Canada’s trade is dominated by its relationship with the US, which is now governed by NAFTA, and prior to that under a bilateral trade agreement. Nearly three quarters of Canadian exports and over half of imports into Canada are accounted for by the US. Its export base is also relatively narrow for an industrialised economy. Both these factors make diversification an important objective of trade, and its recent conclusion of a free trade agreement with the EU (CETA) should be seen in this light.
Canada’s average applied MFN tariff rate is around 6%. Its highest tariffs are concentrated in agriculture: the average tariff on Dairy is 238.7%; while cereals attract an average duty of 28.2%, and meat products around 26%. On the manufacturing side, textiles and clothing (5%), footwear (9%) and transport equipment (5.4%) are sectors that attract duty that substantially exceed average duties for non-agricultural products (2.4%).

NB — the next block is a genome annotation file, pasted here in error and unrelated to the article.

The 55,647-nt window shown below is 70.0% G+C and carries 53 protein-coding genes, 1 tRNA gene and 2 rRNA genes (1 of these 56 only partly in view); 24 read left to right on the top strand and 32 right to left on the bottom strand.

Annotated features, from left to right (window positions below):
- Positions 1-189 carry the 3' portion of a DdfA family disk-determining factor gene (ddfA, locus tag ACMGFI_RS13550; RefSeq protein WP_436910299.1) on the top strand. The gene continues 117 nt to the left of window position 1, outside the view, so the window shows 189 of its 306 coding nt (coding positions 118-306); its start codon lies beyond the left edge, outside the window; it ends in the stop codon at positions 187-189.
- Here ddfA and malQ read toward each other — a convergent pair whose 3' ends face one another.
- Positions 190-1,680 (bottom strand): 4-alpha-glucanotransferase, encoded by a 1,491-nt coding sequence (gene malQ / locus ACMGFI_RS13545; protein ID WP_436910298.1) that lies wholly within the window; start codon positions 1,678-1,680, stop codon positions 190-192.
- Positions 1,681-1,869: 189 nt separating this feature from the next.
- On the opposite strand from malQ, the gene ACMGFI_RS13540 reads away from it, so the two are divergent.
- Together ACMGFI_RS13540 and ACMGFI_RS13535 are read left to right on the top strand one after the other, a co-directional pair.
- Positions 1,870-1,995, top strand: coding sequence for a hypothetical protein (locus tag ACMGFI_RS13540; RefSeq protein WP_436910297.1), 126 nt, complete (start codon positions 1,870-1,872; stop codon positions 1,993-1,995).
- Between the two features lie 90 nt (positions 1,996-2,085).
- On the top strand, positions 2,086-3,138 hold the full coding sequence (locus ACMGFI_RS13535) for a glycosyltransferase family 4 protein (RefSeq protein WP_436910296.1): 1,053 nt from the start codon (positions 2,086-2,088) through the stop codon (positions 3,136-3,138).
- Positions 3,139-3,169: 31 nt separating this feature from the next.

Canadian exports to the UK are dominated by minerals and chemical products, with transport and machinery playing a lesser but substantial role. UK exports to Canada are relatively more diversified. Manufactures, notably transport and machinery, play a substantial role in the UK’s exports to Canada. Some of the two-way trade in manufactures reflects the growth of cross-border supply chains. This is notably the case in high value-added activities such as aircrafts, and explains the UK’s exposure, for example, to trade frictions between the US and Canada in this area. Any future trade negotiations between the UK and Canada could build on CETA, including in services sectors such as finance and professional services.